Children from the 90s (and probably their parents) will likely recognise the line: “Take chances, make mistakes, get messy!”. A bit of internet research told me that The Magic School Bus changed significantly when it was remade in 2017, the twentieth anniversary of its cancellation, and now I feel utterly ancient.
But that line, “Take chances, make mistakes, get messy!”, brings the same smile to my face as it did when I watched the fabulous Ms. Frizzle, the red-haired elementary school science teacher with the wildest themed dresses, bring learning to life. In elementary school I was given the character of Ms. Frizzle for a school play and I could not have been more excited. I had a denim long-sleeved dress that I used to wear with tights (elementary school in the 90s, folks) and my mum pinned toy plastic fruits all over it to create a Ms. Frizzle look. An older student wrapped my hair in bright orange yarn that was a nightmare to remove. But Ms. Frizzle I was.
This came back to me earlier today when I was riding my bike to school. I was feeling extremely pleased with myself for replacing the tube in the rear tire with a tube I’d previously patched, a lifeskill that I had just performed independently for the first time. It might be embarrassing that I’ve only learned to do this at age 30 but I was just so tickled by it. It was a lovely sense of accomplishment and its impact on me led to more significant reflections on my role as an educator.
As a high school teacher, I’ve spent my career encouraging young people to try new things. At my current school, we have gone as far as making our Theory of Knowledge course pass/fail in order to encourage students to take academic risks without having to fear significant consequences. With this model, we can fully live our words: It’s okay to try something and it’s okay if it doesn’t go well because we can try something else next time.
In a broader context, it’s easy to talk about creating safe, supportive, inclusive educational environments. But it is essential (and much harder) to build them with honesty and intentionality. We can’t claim that it’s important to learn from mistakes, for instance, if we don’t allow students the chance to make them without repercussions.
Anyone who has ever learned anything has likely experienced a moment of doubt. Doing something new for the first time certainly has that potential and this can be confronting. Yet, we demand courage of young people far more frequently than we, the adults, are willing to accept for ourselves. And even when we expect the mistakes from young people, we are often not particularly forgiving when they occur.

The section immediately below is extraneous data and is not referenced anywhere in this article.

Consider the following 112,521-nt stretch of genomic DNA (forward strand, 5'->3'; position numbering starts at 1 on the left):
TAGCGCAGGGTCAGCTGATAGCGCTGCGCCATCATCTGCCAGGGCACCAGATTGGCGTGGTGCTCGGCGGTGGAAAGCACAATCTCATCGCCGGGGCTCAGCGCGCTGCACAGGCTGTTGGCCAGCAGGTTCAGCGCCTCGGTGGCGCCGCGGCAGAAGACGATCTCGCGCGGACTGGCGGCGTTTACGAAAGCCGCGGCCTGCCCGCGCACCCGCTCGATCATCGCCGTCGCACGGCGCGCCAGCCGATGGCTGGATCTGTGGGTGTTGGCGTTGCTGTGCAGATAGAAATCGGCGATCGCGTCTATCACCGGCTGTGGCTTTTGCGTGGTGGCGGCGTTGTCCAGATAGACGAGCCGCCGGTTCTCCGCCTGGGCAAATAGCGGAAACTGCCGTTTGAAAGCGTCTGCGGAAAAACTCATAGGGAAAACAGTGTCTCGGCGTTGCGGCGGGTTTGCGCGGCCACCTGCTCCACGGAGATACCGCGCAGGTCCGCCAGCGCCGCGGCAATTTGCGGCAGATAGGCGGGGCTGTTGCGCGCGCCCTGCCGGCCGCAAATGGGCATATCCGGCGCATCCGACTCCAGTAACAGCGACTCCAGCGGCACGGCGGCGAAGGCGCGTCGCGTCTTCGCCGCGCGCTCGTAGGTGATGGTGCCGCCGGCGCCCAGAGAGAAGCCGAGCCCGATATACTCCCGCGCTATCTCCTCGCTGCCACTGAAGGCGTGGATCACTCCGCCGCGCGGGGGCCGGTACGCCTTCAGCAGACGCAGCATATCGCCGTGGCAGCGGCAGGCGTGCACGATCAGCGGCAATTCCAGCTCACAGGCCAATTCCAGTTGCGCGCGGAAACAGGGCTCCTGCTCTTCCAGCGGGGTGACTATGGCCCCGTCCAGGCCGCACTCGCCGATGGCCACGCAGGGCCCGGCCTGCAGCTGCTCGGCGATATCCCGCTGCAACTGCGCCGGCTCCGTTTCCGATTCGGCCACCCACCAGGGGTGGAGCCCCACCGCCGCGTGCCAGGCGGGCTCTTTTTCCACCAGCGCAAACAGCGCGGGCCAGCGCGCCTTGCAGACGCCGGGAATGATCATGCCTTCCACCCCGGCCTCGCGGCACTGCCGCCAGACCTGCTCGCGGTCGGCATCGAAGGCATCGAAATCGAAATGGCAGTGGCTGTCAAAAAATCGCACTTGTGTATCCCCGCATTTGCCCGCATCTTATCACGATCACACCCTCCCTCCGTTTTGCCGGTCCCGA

The gravity of these thoughts are in sharp contrast to my experience in yesterday’s bike fixing endeavours, which ultimately extended to the brakes and the chain once I headed out for a test ride. It took multiple scrubs in the shower to get the grease off my hands, feet, legs, and arms (mhm true story) and I had to wash the freshly washed floor (I wish I were kidding) twice to get the black streaks off porous white tile. I giggled inwardly the whole time.
Imagine if more of our world could be like that.
We know that our early experiences socialize us to the world we live in and inform our understanding for a very long time. Some never learn to think beyond the black-and-white world of childhood, and others cast it all away without recognising its power or value. I think there’s a beautiful place to find in the middle when we have the opportunities to play in the sandbox with abandon, to make a mess knowing that putting it back together is feasible. Had I not been able to fix the bike, a few phone calls would have brought me to a friend’s house or to the uncle shop down the street. If I couldn’t scrub the floor to my satisfaction, they sell cleaning products for far bigger jobs than this.
And what this experience reminded me is that repairing and reconstructing is probably far more possible in most circumstances than we might think. A bit of courage and a lot of humility are appropriate here and this is all part of what it means to live fully. When the world seems too large to handle it not because it is, but because we have not put ourselves in a place where we’re willing to take the risks associated with trying to manage it.
“Take chances, make mistakes, get messy!” Ms. Frizzle taught. Worse comes to worst, we have to take the responsibility of cleaning up.
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